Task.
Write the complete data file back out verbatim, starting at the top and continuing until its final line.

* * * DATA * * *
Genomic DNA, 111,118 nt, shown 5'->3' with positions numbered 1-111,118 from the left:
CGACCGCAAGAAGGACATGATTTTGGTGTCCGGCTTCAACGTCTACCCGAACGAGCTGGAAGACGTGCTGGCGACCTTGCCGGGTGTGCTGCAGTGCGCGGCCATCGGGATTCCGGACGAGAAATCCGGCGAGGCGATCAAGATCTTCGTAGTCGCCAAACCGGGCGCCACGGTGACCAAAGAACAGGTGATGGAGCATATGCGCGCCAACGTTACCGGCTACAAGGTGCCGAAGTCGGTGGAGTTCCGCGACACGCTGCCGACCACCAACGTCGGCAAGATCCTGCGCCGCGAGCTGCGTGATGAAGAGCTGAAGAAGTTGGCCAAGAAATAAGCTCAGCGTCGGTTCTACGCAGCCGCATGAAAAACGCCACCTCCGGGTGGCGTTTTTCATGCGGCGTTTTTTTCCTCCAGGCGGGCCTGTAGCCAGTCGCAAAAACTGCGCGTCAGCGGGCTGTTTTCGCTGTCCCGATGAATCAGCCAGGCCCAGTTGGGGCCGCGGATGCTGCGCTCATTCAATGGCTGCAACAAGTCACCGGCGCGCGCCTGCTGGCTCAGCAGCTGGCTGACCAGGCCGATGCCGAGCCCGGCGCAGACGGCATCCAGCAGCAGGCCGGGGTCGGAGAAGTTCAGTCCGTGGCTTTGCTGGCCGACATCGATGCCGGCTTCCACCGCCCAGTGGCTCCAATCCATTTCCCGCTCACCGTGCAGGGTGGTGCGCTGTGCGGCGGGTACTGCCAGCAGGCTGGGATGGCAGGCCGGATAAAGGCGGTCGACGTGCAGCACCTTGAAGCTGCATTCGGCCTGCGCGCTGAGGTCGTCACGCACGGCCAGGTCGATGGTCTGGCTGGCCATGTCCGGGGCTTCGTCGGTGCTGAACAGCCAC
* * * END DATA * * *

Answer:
Genomic DNA, 111,118 nt, shown 5'->3' with positions numbered 1-111,118 from the left:
CGACCGCAAGAAGGACATGATTTTGGTGTCCGGCTTCAACGTCTACCCGAACGAGCTGGAAGACGTGCTGGCGACCTTGCCGGGTGTGCTGCAGTGCGCGGCCATCGGGATTCCGGACGAGAAATCCGGCGAGGCGATCAAGATCTTCGTAGTCGCCAAACCGGGCGCCACGGTGACCAAAGAACAGGTGATGGAGCATATGCGCGCCAACGTTACCGGCTACAAGGTGCCGAAGTCGGTGGAGTTCCGCGACACGCTGCCGACCACCAACGTCGGCAAGATCCTGCGCCGCGAGCTGCGTGATGAAGAGCTGAAGAAGTTGGCCAAGAAATAAGCTCAGCGTCGGTTCTACGCAGCCGCATGAAAAACGCCACCTCCGGGTGGCGTTTTTCATGCGGCGTTTTTTTCCTCCAGGCGGGCCTGTAGCCAGTCGCAAAAACTGCGCGTCAGCGGGCTGTTTTCGCTGTCCCGATGAATCAGCCAGGCCCAGTTGGGGCCGCGGATGCTGCGCTCATTCAATGGCTGCAACAAGTCACCGGCGCGCGCCTGCTGGCTCAGCAGCTGGCTGACCAGGCCGATGCCGAGCCCGGCGCAGACGGCATCCAGCAGCAGGCCGGGGTCGGAGAAGTTCAGTCCGTGGCTTTGCTGGCCGACATCGATGCCGGCTTCCACCGCCCAGTGGCTCCAATCCATTTCCCGCTCACCGTGCAGGGTGGTGCGCTGTGCGGCGGGTACTGCCAGCAGGCTGGGATGGCAGGCCGGATAAAGGCGGTCGACGTGCAGCACCTTGAAGCTGCATTCGGCCTGCGCGCTGAGGTCGTCACGCACGGCCAGGTCGATGGTCTGGCTGGCCATGTCCGGGGCTTCGTCGGTGCTGAACAGCCAC